This protocol describes regular care and maintenance of a zebrafish laboratory. Zebrafish are now gaining popularity in genetics, pharmacological and behavioural research. As a vertebrate, zebrafish share considerable genetic sequence similarity with humans and are being used as an animal model for various human disease conditions. The advantages of zebrafish in comparison to other common vertebrate models include high fecundity, low maintenance cost, transparent embryos, and rapid development. Due to the spur of interest in zebrafish research, the need to establish and maintain a productive zebrafish housing facility is also increasing. Although literature is available for the maintenance of a zebrafish laboratory, a concise video protocol is lacking. This video illustrates the protocol for regular housing, feeding, breeding and raising of zebrafish larvae. This process will help researchers to understand the natural behaviour and optimal conditions of zebrafish husbandry and hence troubleshoot experimental issues that originate from the fish husbandry conditions. This protocol will be of immense help to researchers planning to establish a zebrafish laboratory, and also to graduate students who are intending to use zebrafish as an animal model.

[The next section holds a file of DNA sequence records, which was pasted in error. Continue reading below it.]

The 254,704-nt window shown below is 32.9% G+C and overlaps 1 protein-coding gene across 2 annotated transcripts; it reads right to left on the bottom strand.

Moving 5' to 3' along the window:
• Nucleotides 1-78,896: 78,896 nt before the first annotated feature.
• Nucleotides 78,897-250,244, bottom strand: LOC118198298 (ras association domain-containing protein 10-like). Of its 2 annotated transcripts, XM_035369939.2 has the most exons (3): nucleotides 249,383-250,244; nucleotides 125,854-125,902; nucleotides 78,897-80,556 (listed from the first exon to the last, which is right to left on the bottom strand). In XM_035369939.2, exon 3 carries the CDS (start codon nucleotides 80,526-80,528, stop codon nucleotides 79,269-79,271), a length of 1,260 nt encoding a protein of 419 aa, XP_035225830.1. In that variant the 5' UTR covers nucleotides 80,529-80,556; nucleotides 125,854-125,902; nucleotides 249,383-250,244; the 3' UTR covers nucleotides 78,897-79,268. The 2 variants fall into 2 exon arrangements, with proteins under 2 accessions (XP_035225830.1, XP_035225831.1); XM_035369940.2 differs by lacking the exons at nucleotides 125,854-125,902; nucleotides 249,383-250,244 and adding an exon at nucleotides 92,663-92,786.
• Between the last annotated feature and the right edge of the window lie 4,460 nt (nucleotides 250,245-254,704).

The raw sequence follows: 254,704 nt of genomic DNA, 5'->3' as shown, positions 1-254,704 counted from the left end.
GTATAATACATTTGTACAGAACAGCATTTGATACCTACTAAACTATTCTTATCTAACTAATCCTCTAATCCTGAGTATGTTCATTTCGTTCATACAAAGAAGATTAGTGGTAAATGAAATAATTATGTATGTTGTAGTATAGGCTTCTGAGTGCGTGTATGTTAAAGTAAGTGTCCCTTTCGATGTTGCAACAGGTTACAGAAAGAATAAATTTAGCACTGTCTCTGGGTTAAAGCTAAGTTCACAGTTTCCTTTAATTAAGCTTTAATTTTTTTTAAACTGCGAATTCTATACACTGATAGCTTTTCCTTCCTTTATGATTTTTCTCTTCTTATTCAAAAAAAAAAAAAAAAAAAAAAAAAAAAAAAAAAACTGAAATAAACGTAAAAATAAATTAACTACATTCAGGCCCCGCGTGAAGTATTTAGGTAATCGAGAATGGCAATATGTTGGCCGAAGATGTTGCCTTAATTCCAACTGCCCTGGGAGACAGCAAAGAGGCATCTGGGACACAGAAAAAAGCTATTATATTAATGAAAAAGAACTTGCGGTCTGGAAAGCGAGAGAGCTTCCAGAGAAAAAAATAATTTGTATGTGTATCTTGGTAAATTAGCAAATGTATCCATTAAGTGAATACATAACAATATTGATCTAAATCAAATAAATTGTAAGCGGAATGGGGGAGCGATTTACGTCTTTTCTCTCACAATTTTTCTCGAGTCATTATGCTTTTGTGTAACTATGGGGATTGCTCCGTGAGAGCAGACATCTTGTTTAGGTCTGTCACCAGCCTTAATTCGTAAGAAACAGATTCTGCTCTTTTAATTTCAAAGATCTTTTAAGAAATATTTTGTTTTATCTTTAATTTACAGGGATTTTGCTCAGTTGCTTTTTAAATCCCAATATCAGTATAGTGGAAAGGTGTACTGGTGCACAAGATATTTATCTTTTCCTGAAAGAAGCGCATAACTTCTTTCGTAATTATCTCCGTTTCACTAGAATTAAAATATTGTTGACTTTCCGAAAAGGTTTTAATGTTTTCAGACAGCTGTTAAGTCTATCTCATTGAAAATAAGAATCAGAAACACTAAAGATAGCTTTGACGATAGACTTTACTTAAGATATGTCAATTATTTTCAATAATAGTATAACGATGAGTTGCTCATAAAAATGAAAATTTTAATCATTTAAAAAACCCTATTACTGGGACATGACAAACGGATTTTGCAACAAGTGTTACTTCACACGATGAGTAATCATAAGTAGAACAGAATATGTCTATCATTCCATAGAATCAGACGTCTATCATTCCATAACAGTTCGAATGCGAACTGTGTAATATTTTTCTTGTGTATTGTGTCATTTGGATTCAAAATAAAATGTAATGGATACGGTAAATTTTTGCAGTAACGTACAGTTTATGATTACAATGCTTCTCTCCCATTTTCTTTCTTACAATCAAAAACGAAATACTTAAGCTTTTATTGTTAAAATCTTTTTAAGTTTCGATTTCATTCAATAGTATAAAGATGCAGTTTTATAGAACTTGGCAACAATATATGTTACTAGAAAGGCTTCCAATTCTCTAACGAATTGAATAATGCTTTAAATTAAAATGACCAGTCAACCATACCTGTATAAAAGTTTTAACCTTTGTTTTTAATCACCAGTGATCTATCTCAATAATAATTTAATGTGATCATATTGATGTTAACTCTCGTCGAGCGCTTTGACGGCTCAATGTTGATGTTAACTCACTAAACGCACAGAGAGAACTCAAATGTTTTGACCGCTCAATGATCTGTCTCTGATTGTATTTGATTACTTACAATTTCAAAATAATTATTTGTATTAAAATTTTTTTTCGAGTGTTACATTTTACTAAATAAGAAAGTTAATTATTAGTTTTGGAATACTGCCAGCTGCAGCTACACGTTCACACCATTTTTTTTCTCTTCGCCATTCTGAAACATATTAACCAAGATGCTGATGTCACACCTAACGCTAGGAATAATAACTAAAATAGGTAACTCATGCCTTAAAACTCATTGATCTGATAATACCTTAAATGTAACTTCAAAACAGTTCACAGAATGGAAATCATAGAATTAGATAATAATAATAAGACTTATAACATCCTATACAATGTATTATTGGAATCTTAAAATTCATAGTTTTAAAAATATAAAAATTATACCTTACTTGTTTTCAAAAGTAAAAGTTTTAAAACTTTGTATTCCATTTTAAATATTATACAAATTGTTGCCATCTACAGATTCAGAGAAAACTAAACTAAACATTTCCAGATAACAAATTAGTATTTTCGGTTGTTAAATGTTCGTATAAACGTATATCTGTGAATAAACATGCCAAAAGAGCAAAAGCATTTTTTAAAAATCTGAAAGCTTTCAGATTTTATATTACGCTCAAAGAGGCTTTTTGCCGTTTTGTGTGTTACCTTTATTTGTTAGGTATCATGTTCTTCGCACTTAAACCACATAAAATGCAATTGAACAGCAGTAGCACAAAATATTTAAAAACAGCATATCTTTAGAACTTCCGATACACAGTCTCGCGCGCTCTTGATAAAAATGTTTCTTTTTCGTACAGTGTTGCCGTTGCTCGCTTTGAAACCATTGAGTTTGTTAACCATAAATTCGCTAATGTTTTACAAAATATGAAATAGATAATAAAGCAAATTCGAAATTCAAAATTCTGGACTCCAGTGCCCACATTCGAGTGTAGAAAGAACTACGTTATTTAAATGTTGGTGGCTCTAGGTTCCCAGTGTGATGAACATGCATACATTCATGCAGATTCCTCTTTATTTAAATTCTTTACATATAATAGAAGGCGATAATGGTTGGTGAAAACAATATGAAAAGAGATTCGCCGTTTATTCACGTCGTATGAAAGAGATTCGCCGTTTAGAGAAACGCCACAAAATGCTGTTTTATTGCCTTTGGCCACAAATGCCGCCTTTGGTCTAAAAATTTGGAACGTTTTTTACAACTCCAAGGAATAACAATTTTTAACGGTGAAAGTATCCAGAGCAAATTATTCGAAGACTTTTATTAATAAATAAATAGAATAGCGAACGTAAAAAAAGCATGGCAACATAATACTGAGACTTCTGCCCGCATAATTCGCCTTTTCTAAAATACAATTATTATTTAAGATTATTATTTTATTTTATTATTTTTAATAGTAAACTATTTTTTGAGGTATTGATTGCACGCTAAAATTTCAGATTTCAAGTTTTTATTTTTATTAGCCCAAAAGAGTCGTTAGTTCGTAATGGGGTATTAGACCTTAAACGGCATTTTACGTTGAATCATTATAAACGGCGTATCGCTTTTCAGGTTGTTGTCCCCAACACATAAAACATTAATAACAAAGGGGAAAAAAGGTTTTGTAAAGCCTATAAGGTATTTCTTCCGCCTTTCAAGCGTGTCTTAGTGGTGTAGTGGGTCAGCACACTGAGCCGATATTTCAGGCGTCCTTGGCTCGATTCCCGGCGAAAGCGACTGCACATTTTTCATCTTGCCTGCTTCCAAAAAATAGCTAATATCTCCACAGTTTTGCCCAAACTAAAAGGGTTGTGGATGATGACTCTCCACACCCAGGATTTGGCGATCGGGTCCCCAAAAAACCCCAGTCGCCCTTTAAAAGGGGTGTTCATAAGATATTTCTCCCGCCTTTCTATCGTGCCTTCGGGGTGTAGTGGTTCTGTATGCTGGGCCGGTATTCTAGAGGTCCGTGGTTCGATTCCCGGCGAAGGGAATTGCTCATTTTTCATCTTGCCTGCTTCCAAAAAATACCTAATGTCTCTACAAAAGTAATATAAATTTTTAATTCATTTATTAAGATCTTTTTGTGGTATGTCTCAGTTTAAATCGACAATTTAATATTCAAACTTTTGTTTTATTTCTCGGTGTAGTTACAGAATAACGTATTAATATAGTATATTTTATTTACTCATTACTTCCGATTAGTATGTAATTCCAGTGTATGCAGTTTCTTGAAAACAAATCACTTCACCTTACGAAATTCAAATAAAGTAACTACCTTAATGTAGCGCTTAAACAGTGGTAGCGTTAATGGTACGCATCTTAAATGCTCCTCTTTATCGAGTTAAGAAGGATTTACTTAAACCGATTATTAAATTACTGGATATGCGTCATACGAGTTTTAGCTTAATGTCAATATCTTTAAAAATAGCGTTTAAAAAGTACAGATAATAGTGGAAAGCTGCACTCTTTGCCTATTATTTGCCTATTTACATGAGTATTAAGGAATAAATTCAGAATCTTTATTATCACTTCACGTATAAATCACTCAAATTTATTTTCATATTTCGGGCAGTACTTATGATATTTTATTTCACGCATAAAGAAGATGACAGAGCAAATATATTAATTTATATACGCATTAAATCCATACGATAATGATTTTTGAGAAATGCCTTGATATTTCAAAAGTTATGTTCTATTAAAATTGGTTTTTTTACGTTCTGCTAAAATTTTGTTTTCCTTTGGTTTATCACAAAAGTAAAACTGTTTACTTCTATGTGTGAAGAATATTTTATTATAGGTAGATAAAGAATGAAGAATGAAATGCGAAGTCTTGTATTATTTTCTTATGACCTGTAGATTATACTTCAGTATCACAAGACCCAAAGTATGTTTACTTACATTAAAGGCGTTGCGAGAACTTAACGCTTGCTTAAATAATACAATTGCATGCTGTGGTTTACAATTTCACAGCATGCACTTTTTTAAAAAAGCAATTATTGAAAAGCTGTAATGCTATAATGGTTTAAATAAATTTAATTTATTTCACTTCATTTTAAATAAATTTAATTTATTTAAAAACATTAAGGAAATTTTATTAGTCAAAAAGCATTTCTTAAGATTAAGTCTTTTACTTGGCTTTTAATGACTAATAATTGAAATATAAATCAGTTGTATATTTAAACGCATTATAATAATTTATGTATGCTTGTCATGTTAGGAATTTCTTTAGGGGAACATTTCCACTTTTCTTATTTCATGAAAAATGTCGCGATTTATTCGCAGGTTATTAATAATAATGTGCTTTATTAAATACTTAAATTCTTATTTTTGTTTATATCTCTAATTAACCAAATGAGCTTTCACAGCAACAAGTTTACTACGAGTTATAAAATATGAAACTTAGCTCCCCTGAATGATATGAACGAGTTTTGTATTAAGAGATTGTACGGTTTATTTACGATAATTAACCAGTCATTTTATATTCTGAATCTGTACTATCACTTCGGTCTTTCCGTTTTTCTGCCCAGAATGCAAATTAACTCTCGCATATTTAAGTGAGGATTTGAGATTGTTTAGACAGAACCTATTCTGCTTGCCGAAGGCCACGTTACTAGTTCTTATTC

Basic Protocols, Issue 69, Biology, Marine Biology, Zebrafish, Danio rerio, maintenance, breeding, feeding, raising, larvae, animal model, aquarium
RNA-seq Analysis of Transcriptomes in Thrombin-treated and Control Human Pulmonary Microvascular Endothelial Cells
Institutions: Children's Mercy Hospital and Clinics, School of Medicine, University of Missouri-Kansas City.
The characterization of gene expression in cells via measurement of mRNA levels is a useful tool in determining how the transcriptional machinery of the cell is affected by external signals (e.g.